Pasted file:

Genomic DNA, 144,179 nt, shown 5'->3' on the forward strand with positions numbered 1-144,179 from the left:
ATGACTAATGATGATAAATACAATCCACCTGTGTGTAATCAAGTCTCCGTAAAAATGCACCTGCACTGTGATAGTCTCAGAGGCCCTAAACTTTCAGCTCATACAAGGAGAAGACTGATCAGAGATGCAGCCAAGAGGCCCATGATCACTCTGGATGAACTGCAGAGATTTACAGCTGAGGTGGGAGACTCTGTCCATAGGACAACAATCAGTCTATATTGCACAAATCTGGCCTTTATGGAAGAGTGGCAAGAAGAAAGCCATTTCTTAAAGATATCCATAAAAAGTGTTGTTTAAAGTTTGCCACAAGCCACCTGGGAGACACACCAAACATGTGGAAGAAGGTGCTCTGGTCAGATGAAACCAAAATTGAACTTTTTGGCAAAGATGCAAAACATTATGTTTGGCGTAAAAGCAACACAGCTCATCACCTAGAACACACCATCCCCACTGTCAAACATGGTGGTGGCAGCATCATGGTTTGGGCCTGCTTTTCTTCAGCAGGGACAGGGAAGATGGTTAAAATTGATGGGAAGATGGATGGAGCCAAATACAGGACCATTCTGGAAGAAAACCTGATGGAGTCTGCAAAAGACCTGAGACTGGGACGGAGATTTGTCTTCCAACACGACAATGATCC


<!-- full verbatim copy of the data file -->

Genomic DNA, 144,179 nt, shown 5'->3' on the forward strand with positions numbered 1-144,179 from the left:
ATGACTAATGATGATAAATACAATCCACCTGTGTGTAATCAAGTCTCCGTAAAAATGCACCTGCACTGTGATAGTCTCAGAGGCCCTAAACTTTCAGCTCATACAAGGAGAAGACTGATCAGAGATGCAGCCAAGAGGCCCATGATCACTCTGGATGAACTGCAGAGATTTACAGCTGAGGTGGGAGACTCTGTCCATAGGACAACAATCAGTCTATATTGCACAAATCTGGCCTTTATGGAAGAGTGGCAAGAAGAAAGCCATTTCTTAAAGATATCCATAAAAAGTGTTGTTTAAAGTTTGCCACAAGCCACCTGGGAGACACACCAAACATGTGGAAGAAGGTGCTCTGGTCAGATGAAACCAAAATTGAACTTTTTGGCAAAGATGCAAAACATTATGTTTGGCGTAAAAGCAACACAGCTCATCACCTAGAACACACCATCCCCACTGTCAAACATGGTGGTGGCAGCATCATGGTTTGGGCCTGCTTTTCTTCAGCAGGGACAGGGAAGATGGTTAAAATTGATGGGAAGATGGATGGAGCCAAATACAGGACCATTCTGGAAGAAAACCTGATGGAGTCTGCAAAAGACCTGAGACTGGGACGGAGATTTGTCTTCCAACACGACAATGATCC